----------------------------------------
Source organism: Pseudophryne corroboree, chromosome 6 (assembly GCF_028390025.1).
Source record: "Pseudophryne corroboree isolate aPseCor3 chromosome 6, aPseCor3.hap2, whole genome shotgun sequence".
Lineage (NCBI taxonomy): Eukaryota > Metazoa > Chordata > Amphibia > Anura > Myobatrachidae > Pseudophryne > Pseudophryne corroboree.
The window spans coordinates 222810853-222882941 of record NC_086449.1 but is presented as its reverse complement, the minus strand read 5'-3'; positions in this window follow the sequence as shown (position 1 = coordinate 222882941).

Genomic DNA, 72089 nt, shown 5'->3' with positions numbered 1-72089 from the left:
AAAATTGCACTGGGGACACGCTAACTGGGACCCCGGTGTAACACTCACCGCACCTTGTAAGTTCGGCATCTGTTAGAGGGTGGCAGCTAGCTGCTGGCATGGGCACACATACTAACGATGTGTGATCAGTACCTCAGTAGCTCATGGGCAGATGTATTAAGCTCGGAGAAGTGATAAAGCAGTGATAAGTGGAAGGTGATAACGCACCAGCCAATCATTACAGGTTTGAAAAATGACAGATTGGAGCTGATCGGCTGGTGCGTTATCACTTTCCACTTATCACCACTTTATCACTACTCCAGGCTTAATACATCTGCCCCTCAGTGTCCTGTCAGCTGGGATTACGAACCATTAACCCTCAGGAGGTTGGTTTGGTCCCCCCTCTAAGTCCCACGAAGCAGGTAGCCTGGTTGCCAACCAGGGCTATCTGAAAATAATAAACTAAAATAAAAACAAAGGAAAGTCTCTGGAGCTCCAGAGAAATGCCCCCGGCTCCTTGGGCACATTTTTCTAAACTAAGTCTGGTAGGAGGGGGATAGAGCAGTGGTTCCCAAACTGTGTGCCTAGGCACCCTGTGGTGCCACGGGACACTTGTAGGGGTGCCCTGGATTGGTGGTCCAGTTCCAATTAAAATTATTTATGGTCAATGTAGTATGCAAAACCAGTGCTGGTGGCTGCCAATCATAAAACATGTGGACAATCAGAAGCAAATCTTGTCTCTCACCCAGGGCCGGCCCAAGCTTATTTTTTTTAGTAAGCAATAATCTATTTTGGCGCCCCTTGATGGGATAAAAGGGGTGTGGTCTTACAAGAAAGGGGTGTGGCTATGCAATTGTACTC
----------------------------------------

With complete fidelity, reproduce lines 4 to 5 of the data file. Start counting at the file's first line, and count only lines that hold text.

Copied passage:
The window spans coordinates 222810853-222882941 of record NC_086449.1 but is presented as its reverse complement, the minus strand read 5'-3'; positions in this window follow the sequence as shown (position 1 = coordinate 222882941).

Genomic DNA, 72089 nt, shown 5'->3' with positions numbered 1-72089 from the left: